Sunday, October 12, 2014

VOXXI: Mexico: Violence prompts protest by Zapatistas

"Mexico: Violence prompts protest by Zapatistas"
W. Alejandro Sanchez
October 10, 2014
Originally published:

Accusations that police killed 43 students in Iguala have unleashed protests throughout Mexico. Should the Mexican government continue delaying an in-depth investigation into the massacre, including the arrest of officials that have mysteriously disappeared, these demonstrations will certainly continue.
One group in particular that the government should not want to alienate are the Zapatistas, which carried out a non-violent protest demanding the punishment of the massacre’s culprits this past Wednesday. In the 1990s, the Zapatistas became a global household name that continues to enjoy international support today, and the Mexican government would be ill-advised get on their wrong side.

The massacre of Iguala

The incident that became known as the massacre of Iguala occurred on September 26th, when a number of students from the Escuela Normal Rural de Ayotzinapa that were travelling via bus were fired upon by a group of police officers. While details are still emerging, it appears that the police officers involved were subordinates of the Guerreros Unidos cartel.
Furthermore, recounts by survivors and confessions of police officers involved explain in detail the brutal way in which several students were taken to a mountain by Pueblo Viejo, a town in the state of Guerrero, to be executed. A total of 43 students are missing. As a result, authorities have been combing the area. So far, a number of pits have been found with the charred remains of some 28 individuals, though so far it is unclear if the bodies are those of the missing students.

The Zapatistas

The massacre has prompted protests throughout Mexico, particularly in the state of Guerrero and Mexico City. The Ejército Zapatista de Liberación Nacional (EZLN), popularly known as the Zapatistas, has joined the demonstrations.
The Zapatista movement, made up of indigenous Mexicans, gained national and worldwide prominence in 1994 when they staged a series of protests demanding greater autonomy. The EZLN’s reliance on non-violent initiatives and the eloquence of its long-time leader, sub-comandante Marcos, helped the group garner international support. To this day, scholarly analyses highlight the Zapatista movement as an example of a successful, non-violent, indigenous initiative.
While the Zapatistas are not as active nowadays as they were in the 90s, they still carry out significant activities. For example, in June, President Enrique Peña Nieto visited Madrid, during the trip, he gave a presentation at the Teatro Real as part of an investment forum. Prior to his speech, two Zapatista sympathizers pulled out signs and began yelling that the Mexican government must pull out paramilitary groups from Chiapas. The Mexican head of state minimized the severity of the incident, declaring that it demonstrated the plurality of his country.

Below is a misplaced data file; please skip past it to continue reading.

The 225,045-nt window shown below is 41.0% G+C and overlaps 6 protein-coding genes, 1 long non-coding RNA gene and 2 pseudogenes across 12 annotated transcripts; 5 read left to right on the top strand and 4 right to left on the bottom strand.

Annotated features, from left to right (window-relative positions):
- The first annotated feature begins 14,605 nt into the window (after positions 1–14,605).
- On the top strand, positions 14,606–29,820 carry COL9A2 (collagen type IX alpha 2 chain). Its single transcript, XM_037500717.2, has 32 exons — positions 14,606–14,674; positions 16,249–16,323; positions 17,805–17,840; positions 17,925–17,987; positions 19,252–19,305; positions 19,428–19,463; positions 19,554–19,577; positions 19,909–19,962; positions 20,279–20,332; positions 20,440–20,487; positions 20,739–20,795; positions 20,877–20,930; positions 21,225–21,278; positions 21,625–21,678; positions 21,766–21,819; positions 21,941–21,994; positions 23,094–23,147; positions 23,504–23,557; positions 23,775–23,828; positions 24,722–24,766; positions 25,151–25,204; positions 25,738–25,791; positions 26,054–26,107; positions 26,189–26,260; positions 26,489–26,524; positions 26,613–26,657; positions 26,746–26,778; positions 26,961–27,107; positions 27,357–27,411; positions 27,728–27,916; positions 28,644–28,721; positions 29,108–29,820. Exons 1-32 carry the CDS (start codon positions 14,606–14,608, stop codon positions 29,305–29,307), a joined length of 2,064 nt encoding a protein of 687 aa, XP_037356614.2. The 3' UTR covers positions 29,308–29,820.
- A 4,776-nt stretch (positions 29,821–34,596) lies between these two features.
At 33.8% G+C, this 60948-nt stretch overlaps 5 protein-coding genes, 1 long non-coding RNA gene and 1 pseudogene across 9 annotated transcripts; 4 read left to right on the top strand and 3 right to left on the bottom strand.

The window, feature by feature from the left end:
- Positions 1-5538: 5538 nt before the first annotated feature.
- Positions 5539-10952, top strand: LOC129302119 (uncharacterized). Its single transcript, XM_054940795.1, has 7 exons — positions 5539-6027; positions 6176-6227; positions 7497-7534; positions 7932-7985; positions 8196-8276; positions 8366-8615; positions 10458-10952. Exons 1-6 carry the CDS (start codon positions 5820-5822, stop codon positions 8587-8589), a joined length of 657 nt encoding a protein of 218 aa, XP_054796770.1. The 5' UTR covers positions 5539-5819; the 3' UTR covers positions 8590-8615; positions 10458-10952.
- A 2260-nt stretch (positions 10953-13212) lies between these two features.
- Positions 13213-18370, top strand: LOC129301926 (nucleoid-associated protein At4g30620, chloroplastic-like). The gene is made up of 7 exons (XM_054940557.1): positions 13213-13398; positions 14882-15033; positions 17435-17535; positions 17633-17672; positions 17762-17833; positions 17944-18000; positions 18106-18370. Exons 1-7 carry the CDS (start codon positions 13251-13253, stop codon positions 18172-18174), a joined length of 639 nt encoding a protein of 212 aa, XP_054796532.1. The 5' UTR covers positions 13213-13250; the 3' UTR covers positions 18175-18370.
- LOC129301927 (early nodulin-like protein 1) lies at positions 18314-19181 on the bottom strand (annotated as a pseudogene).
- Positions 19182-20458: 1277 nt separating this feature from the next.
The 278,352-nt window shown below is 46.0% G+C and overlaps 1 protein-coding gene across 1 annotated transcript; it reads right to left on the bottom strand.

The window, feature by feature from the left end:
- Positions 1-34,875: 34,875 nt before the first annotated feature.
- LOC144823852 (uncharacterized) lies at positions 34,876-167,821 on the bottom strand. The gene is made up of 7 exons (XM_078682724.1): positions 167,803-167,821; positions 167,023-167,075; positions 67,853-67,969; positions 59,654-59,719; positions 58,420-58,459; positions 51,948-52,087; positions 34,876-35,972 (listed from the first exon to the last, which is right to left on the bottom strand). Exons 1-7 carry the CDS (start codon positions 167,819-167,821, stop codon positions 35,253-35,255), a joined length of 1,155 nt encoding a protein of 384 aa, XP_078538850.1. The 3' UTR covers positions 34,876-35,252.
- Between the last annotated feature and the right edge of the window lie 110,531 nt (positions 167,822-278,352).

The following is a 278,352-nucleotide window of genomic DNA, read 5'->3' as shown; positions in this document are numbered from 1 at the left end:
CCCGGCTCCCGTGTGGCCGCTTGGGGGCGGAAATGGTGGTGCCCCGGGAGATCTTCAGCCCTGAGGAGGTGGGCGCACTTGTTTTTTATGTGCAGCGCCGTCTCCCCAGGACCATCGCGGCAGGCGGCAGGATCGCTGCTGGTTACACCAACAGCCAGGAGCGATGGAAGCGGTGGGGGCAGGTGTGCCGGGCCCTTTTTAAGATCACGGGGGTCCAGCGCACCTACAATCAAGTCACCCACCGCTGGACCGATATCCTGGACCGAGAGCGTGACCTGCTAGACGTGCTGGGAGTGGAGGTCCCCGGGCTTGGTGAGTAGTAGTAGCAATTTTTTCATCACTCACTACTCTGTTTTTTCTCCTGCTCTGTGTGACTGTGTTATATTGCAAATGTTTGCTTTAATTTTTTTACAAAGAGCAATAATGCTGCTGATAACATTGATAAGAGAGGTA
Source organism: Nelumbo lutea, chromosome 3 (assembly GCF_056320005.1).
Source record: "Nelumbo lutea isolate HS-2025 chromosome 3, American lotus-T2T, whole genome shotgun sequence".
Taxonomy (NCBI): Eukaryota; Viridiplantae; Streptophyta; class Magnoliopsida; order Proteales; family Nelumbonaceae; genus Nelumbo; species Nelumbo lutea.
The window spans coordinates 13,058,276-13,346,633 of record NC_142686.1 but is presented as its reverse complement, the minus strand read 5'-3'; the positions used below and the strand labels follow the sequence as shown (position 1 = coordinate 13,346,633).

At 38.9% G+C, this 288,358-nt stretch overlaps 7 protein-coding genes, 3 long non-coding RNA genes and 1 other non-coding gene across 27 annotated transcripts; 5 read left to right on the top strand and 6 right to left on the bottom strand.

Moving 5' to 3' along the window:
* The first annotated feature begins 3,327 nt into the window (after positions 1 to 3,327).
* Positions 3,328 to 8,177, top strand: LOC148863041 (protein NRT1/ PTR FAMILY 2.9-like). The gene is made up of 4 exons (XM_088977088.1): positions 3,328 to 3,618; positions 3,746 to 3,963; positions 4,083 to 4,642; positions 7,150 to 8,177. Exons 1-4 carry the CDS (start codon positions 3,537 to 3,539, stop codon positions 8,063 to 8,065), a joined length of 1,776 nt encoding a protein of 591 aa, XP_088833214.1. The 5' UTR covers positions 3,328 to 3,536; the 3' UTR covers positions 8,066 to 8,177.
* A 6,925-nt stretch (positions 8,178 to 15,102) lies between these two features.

While the Madrid incident was generally low-key, a more tragic incident that prompted a new wave of Zapatista protests was the May 2nd assassination of Jose Luis “Galeano” Solís López, a Zapatista schoolteacher. His death was caused by a paramilitary group called the Central Independiente de Obreros Agricolas y Campesinos Histórica.
“Galiano’s” murder sparked outrage not only domestically but internationally as well. A May 25th op-ed in the Mexican daily Jornada memorably declares that the political class “in Mexico accumulates hate towards the Zapatistas. It does not forget that the EZLN brought to light its shortcomings, including its mediocrity, its betrayal to the revolution’s principles … and selling the country to transnational companies.” Additionally, protests by pro-Zapatista groups occurred not only in Mexico but also in countries like Argentina, Brazil, Spain and the U.S., all demanding justice for the late “Galiano.”
In other words, the Zapatistas continue to have a strong record of civic activism, as well as a general distrust of the country’s government.

The EZLN and Iguala

As for the Massacre of Iguala, this past Tuesday October 7th, the EZLN, now led by sub comandanteMoisés, called for a mass protest in San Cristobal de las Casas (in Chiapas) to showcase support for the missing students. In a communiqué, Moisés declared that the students “are not alone, their pain is also our pain, your dignified rage is ours also.”
The silent, non-violent demonstration took place on Wednesday, October 8th. According to reports, hundreds of Zapatistas walked throughout San Cristobal, including the town’s cathedral.
In recent days, there have been a plethora of commentaries about how the massacre of Iguala will affect the Peña Nieto presidency. These analyses understandably focus on how political parties will react to the president’s decisions regarding the punishment of politicians (i.e. Iguala’s mayor José Luis Abarca) that may have ordered the students’ murders as well as the police officers that carried them out. However, not much has been written about the recent actions taken by the Zapatistas; this is a mistake as the group carries a gravitas that should not be overlooked.
Throughout the 90s and as recently as the aftermath of “Galeano’s” murder, the EZLN has proven to be highly successful at accomplishing its goals and making an international splash.  The Mexican government would be ill-advised to not take protests and statements by the Zapatistas seriously.

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